How our organizations can better help people navigate the financial ups and downs of work as it becomes more precarious is a hot topic within the economic justice world these days. When the majority of Americans don’t have $500 in savings, we know that it is very hard to deal with routine “emergencies”–like an ER visit, an unexpected car repair, or a broken hot water heater.
Most of us are familiar with peer-to-peer lending programs like Kiva, which allow entrepreneurs and individuals around the world to borrow small-ish amounts of money, to fund business expansion or home improvements, without going through established banks. Lenders are partially repaid on a regular basis, until the entire loan is paid off–which can help both solve an immediate financial need for the borrower, and also establish a credit history for the borrower.
A new platform, Lenderly, developed a tool to refine this kind of peer-to-peer lending within existing networks. The site originally launched with faith communities in the US, and are now expanding their back end to be available for unions or worker centers who want to help facilitate loans between their membership.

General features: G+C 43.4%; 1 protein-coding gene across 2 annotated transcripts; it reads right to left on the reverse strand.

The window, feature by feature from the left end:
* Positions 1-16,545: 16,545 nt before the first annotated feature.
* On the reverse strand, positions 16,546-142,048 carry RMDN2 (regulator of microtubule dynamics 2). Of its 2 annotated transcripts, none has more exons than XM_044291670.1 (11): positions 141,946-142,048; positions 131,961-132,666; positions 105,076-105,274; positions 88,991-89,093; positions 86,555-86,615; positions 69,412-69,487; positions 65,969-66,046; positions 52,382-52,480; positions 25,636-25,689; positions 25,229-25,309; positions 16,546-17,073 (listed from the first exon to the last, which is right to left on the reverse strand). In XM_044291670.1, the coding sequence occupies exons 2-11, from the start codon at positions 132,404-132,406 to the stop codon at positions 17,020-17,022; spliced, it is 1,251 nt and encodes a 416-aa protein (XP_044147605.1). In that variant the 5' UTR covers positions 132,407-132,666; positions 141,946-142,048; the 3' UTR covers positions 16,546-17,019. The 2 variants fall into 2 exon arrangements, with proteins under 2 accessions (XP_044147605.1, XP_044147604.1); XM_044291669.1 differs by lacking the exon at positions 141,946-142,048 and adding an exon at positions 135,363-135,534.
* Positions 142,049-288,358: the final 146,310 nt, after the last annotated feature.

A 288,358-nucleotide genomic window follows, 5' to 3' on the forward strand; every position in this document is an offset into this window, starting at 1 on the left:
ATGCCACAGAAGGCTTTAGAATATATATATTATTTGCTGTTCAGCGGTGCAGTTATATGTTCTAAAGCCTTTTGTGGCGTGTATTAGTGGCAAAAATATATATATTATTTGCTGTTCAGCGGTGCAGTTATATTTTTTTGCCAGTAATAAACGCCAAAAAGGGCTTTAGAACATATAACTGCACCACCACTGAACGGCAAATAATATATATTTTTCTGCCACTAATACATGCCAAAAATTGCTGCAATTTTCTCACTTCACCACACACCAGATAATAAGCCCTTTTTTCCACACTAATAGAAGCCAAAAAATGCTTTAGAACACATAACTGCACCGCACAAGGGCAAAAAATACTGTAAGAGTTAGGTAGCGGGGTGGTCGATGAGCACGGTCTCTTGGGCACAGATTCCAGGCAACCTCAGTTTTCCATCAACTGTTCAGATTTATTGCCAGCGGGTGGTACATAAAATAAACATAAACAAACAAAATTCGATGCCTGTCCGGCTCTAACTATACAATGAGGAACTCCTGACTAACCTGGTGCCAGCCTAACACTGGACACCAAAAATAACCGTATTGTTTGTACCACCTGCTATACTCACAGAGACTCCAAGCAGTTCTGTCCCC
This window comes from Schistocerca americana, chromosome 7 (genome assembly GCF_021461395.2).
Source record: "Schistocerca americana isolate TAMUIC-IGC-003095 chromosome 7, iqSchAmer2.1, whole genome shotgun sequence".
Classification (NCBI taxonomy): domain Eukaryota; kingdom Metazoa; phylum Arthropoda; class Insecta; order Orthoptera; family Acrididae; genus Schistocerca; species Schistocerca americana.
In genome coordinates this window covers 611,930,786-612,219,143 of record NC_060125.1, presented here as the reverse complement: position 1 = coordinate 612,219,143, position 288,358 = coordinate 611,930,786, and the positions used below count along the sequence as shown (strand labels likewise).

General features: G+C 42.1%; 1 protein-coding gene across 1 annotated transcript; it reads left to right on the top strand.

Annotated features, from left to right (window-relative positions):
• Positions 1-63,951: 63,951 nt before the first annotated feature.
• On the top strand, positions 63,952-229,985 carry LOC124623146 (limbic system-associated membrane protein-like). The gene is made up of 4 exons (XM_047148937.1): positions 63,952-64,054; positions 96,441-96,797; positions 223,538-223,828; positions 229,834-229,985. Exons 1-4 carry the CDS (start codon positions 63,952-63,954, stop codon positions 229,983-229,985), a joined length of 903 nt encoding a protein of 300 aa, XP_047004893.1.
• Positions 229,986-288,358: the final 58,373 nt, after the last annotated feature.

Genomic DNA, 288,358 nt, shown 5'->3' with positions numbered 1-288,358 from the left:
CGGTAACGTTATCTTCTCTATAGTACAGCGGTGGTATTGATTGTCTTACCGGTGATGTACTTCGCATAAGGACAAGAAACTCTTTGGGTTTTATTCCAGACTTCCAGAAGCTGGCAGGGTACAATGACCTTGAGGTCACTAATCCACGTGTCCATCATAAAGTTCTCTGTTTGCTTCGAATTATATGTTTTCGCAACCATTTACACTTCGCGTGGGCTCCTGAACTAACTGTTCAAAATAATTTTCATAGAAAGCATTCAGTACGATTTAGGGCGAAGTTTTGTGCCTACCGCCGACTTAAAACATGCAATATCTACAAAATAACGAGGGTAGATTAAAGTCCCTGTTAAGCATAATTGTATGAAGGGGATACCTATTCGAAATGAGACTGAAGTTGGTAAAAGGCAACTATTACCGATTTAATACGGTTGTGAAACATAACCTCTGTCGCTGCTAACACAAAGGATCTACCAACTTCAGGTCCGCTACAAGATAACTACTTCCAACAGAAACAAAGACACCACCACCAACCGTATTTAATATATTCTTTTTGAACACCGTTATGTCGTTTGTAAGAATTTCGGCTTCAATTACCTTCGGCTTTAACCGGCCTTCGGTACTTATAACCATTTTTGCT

Potential borrowers set up a specific funding request for between $300 to $5,000, and can specify the purpose of the loan with options like “take a class” or “pay medical bills.” The site acts as a guarantor of the loan–and will run a credit check on borrowers before making the loan request “live.” Borrowers also get to determine the length of time they will need to pay back the loan, up to two years.
Lenderly runs both the back end administration, adding their functionality to an existing website. It also helps borrowers get the word out about their loan request, by publicizing it to other people within that organization’s community.
Crowd-funding alone won’t fix income inequality, of course–but it might make it more possible for people to survive until we can build a more fair society.
Interested? Head over to lenderly.co and hit the “contact us” button–and let them know you heard about it on HtU.